White Georgia Cop Tells Black Driver He Doesn’t Want ‘Your People’ In His County

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A white Georgia police officer told a black driver that he’s not wanted in his county. “Leave. Go away. Go to Fulton County,” the officer said. In addition to that, he told the driver,  “I don’t care about your people.”

The dashcam video shows the Nov. 16th incident in Cobb County in which an officer issues the driver two traffic citations.

When the driver, Brian Baker, asks what Officer Maurice Lawson’s remark meant exactly, Lawson replies, “I said Fulton County.”

At one point Lawson tells Baker, “Do you want to step out and talk to me?”

“Why do you need me to step out of the car?” Baker asks.

“Go back to Fulton County, sir,” Lawson says.

Lawson tells two other officers at the scene after Baker drives off, “I lose my cool, man, every time. Why do I got to deal with (stuff) like that. This is the (expletive) America we live in, ain’t it?”

The two officers with him are not identified.

Brian Baker is a 33-year-old middle school teacher.

Watch:
[youtube https://www.youtube.com/watch?v=3ZFm_BjrVpk]

Baker has now filled a complaint against Cobb County Police officer Maurice Lawson for the officer’s unprofessional behavior during a traffic stop in which he was issued two citations, according to the Atlanta Journal-Constitution.

Cobb County police say they’ve disciplined and reassigned Lawson but as Mr. Baker’s lawyer said, “If I as a lawyer would say, ‘I don’t like your people,’ I would be terminated. My client is a school teacher, and if he told a student that, he would immediately be terminated.”

Baker did receive a letter on Nov. 24 from Capt. J.D. Adcock, which says Lawson violated the department’s code of conduct and noted that the violation is “very serious.”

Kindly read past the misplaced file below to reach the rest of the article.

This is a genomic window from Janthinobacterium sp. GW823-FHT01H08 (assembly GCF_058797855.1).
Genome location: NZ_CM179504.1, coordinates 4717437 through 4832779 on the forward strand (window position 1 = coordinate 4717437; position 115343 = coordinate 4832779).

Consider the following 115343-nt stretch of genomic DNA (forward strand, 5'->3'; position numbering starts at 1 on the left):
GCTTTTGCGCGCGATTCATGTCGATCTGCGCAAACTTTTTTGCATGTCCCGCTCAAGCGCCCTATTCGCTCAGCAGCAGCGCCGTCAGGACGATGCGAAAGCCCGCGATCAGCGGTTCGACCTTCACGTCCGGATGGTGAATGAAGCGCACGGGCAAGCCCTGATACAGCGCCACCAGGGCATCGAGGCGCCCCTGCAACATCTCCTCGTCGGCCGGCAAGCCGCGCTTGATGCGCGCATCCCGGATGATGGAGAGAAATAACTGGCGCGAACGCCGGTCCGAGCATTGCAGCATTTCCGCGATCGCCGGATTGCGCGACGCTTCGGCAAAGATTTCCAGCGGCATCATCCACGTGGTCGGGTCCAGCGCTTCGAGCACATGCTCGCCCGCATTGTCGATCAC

“I want to take this opportunity to personally apologize to you for the conduct that you experienced and want you to know that we have taken the extraordinary step of using formal discipline, enhanced training, and reassignment in an effort to prevent similar incidents,” Adcock wrote.

Baker thinks Officer Lawson should lose his job, just as he would if he acted in that manner at the school where he teaches.

“I’m a teacher. If I say something like that to a child, there would be a firestorm and immediately I would lose my job,” Baker said. “Obviously, he’s not there to protect and serve me, or people of color.

In another incident with Lawson, County Commissioner Lisa Cupid, who is black, accused of Lawson of profiling her, according to the Atlanta Journal-Constitution. Cupid says she was followed so aggressively by the officer that she thought he was going to hit her car from behind.

However, Commissioner Bob Weatherford said Cupid’s complaint, “has created division that in my view may impede her ability to govern her district.”

Cupid is the only democrat on the commission.

Not surprisingly, Baker said he doesn’t want to return to Cobb County.

“I’ve thought about it every day since it happened,” he said.

Which brings us back to Lawson’s remark, “This is the (expletive) America we live in, ain’t it?” Yes it is Officer, and you’re part of the problem.